The U.S. stock market has been rising for more than five years; the S&P 500 has delivered a total return of 217% since early March, 2009. Today the S&P 500 reached a new all-time high of 1920. You can hear the nail-biting, especially since Q1/14 real GDP notched negative with today's revision. Are we near the end of one of history's great stock market rallies? I don't think so.
These two charts help put things in perspective. The big picture is that the natural tendency of stock prices is to rise, which they have been doing for a very long time; that should hold as long as the economy is able to expand and inflation avoids negative territory. Economic growth is almost assured given ongoing growth in the population and in the number of jobs, and the Fed has taken extraordinary measures against an extended outbreak of deflation. As the top chart shows, stocks tend to rise, on average, about 6-7% per year in nominal terms (plus dividends). As the second chart shows, stock prices tend to rise about 3% per year in real terms (plus dividends). Prices are in the upper half of their long-term trends, but it's not what you might call "scary-overvalued." There is still plenty of room on the upside before historical precedents are violated.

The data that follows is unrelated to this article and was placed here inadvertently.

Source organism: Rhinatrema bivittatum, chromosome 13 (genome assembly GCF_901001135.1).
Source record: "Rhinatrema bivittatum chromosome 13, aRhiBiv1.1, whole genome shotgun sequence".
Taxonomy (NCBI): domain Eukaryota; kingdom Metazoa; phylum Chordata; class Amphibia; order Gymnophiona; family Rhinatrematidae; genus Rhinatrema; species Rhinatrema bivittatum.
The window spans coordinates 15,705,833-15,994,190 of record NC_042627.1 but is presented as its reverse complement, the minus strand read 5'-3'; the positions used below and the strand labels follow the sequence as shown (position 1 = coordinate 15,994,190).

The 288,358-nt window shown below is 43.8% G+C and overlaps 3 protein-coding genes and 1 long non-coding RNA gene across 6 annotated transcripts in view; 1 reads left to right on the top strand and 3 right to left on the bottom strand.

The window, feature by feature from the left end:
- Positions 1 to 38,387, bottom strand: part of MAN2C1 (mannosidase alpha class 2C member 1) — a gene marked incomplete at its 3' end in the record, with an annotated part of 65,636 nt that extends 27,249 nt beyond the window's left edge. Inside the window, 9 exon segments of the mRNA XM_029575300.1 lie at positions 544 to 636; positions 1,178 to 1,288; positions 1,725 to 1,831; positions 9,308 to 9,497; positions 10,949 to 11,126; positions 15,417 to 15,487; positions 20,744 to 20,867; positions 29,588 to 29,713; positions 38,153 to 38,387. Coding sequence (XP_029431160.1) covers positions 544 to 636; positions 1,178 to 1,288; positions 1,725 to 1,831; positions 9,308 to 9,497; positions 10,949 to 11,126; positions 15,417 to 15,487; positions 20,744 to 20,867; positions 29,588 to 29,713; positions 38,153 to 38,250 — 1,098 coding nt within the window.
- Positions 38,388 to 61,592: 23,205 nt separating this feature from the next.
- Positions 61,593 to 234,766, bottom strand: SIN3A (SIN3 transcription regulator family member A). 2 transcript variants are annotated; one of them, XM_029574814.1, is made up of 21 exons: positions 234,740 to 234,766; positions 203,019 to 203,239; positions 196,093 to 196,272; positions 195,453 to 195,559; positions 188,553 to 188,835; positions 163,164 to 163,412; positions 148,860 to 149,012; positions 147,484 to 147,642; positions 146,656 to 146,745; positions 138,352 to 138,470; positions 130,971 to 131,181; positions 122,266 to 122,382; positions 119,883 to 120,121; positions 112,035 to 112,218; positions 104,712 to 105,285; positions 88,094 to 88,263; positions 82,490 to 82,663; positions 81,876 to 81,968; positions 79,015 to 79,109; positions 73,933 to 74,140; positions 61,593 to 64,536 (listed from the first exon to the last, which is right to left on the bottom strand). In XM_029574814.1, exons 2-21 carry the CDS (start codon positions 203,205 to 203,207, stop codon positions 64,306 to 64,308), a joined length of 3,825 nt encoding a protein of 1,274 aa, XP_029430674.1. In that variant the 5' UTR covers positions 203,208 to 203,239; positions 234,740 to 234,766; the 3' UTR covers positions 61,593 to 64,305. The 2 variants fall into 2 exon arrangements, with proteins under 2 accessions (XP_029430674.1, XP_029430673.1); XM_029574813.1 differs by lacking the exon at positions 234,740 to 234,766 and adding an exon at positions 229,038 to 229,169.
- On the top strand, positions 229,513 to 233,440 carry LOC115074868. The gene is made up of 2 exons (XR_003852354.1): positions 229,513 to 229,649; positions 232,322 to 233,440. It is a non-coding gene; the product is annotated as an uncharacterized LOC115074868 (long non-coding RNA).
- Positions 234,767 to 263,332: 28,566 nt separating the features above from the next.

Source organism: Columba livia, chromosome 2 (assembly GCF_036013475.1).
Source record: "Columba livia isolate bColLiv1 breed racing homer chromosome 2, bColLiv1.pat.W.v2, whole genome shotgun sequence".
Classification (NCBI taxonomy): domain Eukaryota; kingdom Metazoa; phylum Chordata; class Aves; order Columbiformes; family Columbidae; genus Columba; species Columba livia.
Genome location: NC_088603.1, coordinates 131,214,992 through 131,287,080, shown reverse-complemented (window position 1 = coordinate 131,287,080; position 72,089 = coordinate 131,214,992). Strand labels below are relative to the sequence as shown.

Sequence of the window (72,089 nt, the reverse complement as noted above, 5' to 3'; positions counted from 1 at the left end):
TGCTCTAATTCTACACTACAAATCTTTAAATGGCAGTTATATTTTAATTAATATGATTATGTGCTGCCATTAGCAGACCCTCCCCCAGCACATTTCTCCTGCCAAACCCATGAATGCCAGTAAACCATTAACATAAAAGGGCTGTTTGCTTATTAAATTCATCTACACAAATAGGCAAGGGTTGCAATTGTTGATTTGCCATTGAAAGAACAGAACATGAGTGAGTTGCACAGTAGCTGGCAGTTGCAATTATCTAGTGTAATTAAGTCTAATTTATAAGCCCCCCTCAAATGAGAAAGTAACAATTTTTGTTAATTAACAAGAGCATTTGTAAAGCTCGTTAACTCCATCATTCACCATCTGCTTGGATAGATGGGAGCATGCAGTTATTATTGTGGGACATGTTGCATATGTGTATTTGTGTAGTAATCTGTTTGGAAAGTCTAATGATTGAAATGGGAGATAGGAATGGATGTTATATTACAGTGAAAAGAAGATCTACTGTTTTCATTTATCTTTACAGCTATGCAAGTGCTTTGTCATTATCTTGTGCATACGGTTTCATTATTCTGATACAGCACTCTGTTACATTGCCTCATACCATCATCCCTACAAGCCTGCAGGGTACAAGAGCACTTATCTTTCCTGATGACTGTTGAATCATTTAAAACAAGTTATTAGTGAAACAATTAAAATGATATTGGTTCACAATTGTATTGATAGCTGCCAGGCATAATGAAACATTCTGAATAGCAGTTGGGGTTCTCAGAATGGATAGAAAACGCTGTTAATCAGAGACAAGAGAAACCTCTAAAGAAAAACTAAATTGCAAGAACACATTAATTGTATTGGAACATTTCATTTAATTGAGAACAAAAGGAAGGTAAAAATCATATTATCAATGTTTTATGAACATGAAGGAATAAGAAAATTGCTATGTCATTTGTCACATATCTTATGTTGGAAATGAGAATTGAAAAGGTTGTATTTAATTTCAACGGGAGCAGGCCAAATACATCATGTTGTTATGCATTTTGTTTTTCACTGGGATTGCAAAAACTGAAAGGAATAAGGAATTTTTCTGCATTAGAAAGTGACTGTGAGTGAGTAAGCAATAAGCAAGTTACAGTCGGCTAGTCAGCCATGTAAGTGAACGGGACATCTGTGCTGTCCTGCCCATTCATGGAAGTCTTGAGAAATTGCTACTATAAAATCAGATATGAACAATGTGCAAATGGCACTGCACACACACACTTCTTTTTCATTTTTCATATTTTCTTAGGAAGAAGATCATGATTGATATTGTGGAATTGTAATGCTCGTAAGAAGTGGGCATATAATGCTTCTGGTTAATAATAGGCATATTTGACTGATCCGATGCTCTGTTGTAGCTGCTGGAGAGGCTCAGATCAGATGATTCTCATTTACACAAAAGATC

This is also a plug for "buy and hold" investing. It's near-impossible to call the highs and lows with enough exactitude to make a fortune. But's it's easy to buy stocks when no one wants them—as was the case from late 2008 to early 2009—and hold on for the long haul.
The message of the first two charts—that stocks are a little above their long-term average growth path—is confirmed by the chart above. The 12-mo. trailing PE ratio (according to Bloomberg) of the S&P 500 is now 17.6, which is about 6% above its 55-year average of 16.6. By this measure, stocks are somewhat "overvalued," but not be a significant amount. Moreover, if you consider that Treasury yields are still historically low (the PE ratio of the 10-yr Treasury, which currently yields 2.5%, is 40), it's not unreasonable at all for PE multiples on equities to be above average. Show me an investor who prefers 10-yr Treasuries to equities today, and I'll show you an investor who expects corporate profits to plunge. Absent a plunge in profits, equities could handily outperform Treasuries, even on a risk-adjusted basis.